Date of Graduation

8-2018

Document Type

Dissertation

Degree Name

Doctor of Philosophy in History (PhD)

Degree Level

Graduate

Department

History

Advisor

Lynda Coon

Committee Member

Kim Sexton

Second Committee Member

Lynn Jacobs

Keywords

Damasus I, Late Antique Rome, Roman Catacombs, Roman Christianity

Abstract

Damasus I (305-384) ascended to the office of the Bishop of Rome after a bitter and bloody battle with Ursinus in 366 CE. The violence was a culmination of doctrinal squabbles and power contests which erupted in the Roman church over the course of the fourth century. Damasus engaged in a substantial program of physical renovation and enlargement of martyr sites and personally penned numerous epigrams both extolling the virtue of the honored dead and the patronage of the bishopric. Scholarship related to Damasus and his works is typically narrowly focused, considering motive(s) for his actions, his use of specific architecture and/or materials, the content of his epigrams, etc. This dissertation expands the analysis to synthesize elements of space and architectural theory, sensory theory, and anthropological issues to fully explore the impact of his works related to martyr sites on the minds and bodies of pilgrims visiting such sites during martyr festival.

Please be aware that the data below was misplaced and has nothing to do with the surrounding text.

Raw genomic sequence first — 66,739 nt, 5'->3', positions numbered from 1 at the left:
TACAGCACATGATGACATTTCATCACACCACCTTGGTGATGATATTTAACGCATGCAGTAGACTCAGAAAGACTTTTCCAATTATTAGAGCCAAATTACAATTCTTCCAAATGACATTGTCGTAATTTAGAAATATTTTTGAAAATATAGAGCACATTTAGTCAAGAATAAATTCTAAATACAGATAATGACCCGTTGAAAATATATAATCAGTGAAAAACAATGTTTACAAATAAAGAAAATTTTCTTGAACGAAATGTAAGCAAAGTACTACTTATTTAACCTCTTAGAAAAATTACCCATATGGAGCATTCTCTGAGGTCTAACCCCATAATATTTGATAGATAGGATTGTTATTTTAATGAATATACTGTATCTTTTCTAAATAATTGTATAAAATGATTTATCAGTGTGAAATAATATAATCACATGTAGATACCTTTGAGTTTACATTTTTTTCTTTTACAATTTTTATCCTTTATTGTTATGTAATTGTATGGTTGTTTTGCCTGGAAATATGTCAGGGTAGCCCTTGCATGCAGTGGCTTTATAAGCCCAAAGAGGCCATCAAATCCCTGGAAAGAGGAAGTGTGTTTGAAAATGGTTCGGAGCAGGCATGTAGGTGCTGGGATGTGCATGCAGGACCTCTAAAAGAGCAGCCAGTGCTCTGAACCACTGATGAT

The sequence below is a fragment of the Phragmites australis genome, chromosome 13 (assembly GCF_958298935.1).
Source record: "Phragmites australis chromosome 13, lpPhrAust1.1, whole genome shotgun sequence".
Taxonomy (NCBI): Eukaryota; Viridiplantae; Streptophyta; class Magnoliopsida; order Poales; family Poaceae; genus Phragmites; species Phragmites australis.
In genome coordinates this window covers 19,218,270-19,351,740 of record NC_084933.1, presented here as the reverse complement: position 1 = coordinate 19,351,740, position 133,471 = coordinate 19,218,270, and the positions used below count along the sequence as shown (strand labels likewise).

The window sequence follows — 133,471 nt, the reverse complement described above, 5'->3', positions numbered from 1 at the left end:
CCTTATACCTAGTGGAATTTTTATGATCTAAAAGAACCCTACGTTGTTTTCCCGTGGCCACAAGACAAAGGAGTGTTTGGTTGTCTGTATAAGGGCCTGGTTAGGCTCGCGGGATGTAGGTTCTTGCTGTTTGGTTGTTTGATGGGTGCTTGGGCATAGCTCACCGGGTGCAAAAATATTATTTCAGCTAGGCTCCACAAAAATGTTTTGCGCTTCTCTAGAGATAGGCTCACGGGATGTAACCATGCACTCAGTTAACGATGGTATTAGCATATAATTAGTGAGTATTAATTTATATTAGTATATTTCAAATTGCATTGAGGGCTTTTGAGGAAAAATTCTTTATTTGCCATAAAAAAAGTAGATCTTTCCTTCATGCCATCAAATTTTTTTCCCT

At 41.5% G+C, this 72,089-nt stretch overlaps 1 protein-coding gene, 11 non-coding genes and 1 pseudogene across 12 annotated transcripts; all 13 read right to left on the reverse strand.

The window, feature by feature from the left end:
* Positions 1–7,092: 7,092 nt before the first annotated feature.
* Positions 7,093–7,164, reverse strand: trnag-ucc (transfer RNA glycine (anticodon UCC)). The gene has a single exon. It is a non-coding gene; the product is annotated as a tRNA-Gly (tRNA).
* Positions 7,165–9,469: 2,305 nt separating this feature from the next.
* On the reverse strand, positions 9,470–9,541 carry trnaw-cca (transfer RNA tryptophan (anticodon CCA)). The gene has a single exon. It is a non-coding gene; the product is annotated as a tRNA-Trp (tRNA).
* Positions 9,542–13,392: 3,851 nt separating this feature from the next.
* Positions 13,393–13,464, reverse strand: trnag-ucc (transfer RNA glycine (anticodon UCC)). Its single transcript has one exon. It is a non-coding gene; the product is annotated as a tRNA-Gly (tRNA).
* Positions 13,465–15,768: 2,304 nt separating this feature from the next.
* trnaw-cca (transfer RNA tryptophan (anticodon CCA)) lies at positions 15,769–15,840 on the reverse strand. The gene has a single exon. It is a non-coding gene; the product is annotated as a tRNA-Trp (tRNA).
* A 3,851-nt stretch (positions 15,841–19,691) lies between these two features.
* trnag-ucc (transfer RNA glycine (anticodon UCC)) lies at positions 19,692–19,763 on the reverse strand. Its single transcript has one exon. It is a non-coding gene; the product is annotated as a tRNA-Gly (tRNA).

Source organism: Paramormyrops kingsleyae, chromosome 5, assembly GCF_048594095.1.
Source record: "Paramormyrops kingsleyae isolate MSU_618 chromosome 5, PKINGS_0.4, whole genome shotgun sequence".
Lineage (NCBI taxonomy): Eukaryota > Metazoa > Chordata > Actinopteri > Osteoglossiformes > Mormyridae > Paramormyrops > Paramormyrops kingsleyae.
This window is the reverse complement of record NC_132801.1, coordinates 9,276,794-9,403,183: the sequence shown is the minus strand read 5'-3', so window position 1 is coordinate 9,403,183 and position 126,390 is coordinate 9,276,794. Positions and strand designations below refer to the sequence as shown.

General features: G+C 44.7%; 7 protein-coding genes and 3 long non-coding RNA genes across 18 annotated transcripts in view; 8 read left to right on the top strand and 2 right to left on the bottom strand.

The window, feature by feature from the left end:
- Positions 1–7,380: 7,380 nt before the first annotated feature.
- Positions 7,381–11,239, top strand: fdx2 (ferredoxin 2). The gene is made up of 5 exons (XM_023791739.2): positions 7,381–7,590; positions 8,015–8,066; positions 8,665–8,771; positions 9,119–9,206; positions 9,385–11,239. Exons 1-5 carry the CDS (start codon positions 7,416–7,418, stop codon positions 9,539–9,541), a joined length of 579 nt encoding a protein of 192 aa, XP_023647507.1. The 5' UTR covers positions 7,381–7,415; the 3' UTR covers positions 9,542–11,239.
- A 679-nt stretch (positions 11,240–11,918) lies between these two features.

The bishop’s interventions at the catacomb of Callistus serve as a prime example of his use of architectural features, materials, decoration, and rhetoric to forge a distinct collective memory for visitors to the space – memory that was both manifestly Christian and manifestly Roman. Damasus’ use of materials and architectural features redefined the catacomb as monumental space. His proscription of physical movement and the stunning impact of the performance of his epigrams, combined with the sights, sounds, and smells within the space engaged the visitors’ senses to incite synesthesia and visceral seeing toward an encounter with the divine. These elements--catacomb-as-monument and synesthesia--provided visitors a shared visceral experience, which cemented a message of unity and a distinct collective identity for the fracturing Roman Christian community.

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